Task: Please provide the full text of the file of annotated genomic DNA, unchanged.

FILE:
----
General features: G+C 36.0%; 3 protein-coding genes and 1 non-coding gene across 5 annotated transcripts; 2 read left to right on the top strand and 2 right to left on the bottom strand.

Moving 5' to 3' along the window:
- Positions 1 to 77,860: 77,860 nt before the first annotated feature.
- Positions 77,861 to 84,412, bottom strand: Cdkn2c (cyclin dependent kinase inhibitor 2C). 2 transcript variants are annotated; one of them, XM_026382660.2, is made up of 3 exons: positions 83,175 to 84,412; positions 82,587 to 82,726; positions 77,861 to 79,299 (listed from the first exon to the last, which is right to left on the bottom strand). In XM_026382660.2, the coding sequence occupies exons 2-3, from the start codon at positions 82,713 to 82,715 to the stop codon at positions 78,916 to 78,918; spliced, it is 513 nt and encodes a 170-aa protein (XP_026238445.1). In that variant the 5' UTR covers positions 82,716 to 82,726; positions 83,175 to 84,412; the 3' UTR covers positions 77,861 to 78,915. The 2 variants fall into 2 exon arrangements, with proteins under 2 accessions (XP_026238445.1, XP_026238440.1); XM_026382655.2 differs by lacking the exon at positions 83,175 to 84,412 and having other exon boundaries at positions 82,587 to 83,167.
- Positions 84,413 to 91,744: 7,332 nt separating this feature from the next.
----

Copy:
General features: G+C 36.0%; 3 protein-coding genes and 1 non-coding gene across 5 annotated transcripts; 2 read left to right on the top strand and 2 right to left on the bottom strand.

Moving 5' to 3' along the window:
- Positions 1 to 77,860: 77,860 nt before the first annotated feature.
- Positions 77,861 to 84,412, bottom strand: Cdkn2c (cyclin dependent kinase inhibitor 2C). 2 transcript variants are annotated; one of them, XM_026382660.2, is made up of 3 exons: positions 83,175 to 84,412; positions 82,587 to 82,726; positions 77,861 to 79,299 (listed from the first exon to the last, which is right to left on the bottom strand). In XM_026382660.2, the coding sequence occupies exons 2-3, from the start codon at positions 82,713 to 82,715 to the stop codon at positions 78,916 to 78,918; spliced, it is 513 nt and encodes a 170-aa protein (XP_026238445.1). In that variant the 5' UTR covers positions 82,716 to 82,726; positions 83,175 to 84,412; the 3' UTR covers positions 77,861 to 78,915. The 2 variants fall into 2 exon arrangements, with proteins under 2 accessions (XP_026238445.1, XP_026238440.1); XM_026382655.2 differs by lacking the exon at positions 83,175 to 84,412 and having other exon boundaries at positions 82,587 to 83,167.
- Positions 84,413 to 91,744: 7,332 nt separating this feature from the next.